Sylvia studied both Liberal Arts and Economics in her undergraduate studies at the Universidad San Francisco de Quito, Ecuador, to gain a more comprehensive understanding of social issues such as development, the political processes both in Latin America and globally, and how different cultures around the world interact with the so called “global culture.” To complement her studies, Sylvia continued her graduate studies at the London School of Economics (LSE) with an MSc degree in Environment and Development, in addition to studying at Johns Hopkins University in a Certificate Program related to Public Health.
Sylvia´s research and work experiences are closely related to the topics of Development and the Environment. She has worked at the UK Parliament on a research project about the social determinants of Tuberculosis in London. For her Master’s dissertation, she investigated the relationship between Political Parties and environmental policies in Ecuador. After finishing her Master’s degree, she joined the Program “Climate Change Sociology”, at Universidad Austral de Chile, which looked at the territorialization of climate change policy in Southern Chile; participating directly in a research project about water scarcity and climate change through qualitative field research in coastal localities.
Before joining UCSB as a PhD student, Sylvia worked as a UN Volunteer/Technical Analyst of Environment and Energy projects at the United Nations Development Program in Ecuador; dealing with climate change, forests (REDD+), energy and international waters (GEF) projects. She has also been involved in the training of volunteers in the Natural Resource Conservation and Community Health Programs at Peace Corps Ecuador. Previously, she worked at FESAR, a public health NGO, with development projects, advocating, and making research accessible for policy change; and at Yellowstone National Park, an example of how development can coexist with nature sustainably.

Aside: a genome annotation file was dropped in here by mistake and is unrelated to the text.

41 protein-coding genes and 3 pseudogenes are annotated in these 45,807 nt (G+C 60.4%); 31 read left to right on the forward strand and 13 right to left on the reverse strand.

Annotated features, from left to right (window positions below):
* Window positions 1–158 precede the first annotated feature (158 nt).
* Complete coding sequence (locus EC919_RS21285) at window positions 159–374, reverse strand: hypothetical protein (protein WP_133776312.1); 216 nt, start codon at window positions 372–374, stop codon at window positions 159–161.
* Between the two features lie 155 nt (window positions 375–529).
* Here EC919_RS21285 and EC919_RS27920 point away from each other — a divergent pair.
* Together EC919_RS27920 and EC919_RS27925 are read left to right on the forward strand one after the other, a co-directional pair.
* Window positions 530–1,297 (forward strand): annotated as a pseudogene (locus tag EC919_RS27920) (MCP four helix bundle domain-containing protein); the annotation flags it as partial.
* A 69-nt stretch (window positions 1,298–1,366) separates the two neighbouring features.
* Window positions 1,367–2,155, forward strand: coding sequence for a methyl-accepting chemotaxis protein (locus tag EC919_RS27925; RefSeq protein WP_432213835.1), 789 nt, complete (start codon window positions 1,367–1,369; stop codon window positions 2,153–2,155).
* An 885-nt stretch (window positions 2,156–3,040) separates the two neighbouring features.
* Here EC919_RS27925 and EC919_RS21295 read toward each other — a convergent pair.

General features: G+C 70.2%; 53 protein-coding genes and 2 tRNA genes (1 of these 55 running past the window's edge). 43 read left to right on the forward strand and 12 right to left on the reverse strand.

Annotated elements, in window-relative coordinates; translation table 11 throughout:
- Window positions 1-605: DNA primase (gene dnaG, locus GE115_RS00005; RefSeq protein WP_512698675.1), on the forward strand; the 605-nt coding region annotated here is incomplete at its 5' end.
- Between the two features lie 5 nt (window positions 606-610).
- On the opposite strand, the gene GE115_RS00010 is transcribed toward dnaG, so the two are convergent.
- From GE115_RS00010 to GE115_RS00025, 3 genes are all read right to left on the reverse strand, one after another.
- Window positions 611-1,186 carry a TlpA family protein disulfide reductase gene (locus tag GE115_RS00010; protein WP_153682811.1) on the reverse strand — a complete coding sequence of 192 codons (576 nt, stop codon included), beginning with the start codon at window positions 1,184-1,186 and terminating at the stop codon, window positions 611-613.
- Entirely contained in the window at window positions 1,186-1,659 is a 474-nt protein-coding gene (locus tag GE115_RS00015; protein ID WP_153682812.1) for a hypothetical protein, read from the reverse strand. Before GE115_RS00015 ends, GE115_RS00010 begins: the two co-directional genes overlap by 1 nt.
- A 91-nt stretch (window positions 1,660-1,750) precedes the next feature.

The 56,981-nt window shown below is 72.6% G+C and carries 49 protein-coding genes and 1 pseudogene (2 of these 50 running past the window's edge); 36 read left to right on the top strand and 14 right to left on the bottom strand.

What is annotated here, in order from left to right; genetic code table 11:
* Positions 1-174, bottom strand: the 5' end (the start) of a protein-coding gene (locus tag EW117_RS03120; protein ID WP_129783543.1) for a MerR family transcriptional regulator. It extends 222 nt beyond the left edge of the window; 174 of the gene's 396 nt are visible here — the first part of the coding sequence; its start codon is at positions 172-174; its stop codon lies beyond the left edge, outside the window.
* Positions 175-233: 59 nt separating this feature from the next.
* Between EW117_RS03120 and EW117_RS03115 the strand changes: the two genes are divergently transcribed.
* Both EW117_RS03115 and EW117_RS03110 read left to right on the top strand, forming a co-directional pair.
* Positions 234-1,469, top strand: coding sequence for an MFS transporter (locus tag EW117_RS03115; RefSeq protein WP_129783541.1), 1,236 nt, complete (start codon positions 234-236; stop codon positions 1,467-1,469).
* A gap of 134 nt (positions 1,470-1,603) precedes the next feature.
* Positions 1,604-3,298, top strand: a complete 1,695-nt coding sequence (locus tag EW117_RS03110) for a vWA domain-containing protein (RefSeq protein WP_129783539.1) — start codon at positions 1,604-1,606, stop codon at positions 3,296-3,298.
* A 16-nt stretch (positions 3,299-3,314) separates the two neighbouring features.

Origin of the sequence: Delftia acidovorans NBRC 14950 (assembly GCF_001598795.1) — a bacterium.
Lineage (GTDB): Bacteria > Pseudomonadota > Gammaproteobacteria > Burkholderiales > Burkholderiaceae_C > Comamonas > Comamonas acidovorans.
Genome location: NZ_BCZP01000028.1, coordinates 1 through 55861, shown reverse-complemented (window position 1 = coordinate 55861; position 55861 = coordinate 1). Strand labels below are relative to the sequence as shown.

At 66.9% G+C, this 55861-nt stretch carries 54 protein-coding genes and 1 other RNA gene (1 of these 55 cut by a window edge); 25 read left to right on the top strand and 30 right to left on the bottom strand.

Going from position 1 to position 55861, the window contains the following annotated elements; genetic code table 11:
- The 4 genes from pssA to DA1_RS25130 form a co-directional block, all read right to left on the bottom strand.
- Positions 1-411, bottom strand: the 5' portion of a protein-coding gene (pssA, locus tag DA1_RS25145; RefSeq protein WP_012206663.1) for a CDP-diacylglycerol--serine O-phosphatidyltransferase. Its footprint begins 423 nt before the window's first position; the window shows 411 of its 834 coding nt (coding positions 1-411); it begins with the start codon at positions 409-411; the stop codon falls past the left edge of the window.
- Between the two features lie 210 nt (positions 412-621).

Regarding her current research interests, she would like to analyze how economic development relates to global environmental changes and to human development. For example, in the case of developing countries, she is interested to examine how growth oriented policies promoted by governments or other institutions, influence global environmental changes such as deforestation, pollution or climate change; and, at the same time, impact –positively or negatively- on people’s wellbeing.
Teaching Assistant (S'16): GLOBL 1 - Global History, Culture and Ideology
Teaching Assistant (F'16): GLOBL 130 - Global Economy and Development
Teaching Assistant (W'17): GLOBL 130 - Global Economy and Development
Teaching Assistant (S'17): GLOBL 130 - Global Economy and Development
Teaching Assistant (W'18): GLOBL 161 - Global Environmental Policy and Politics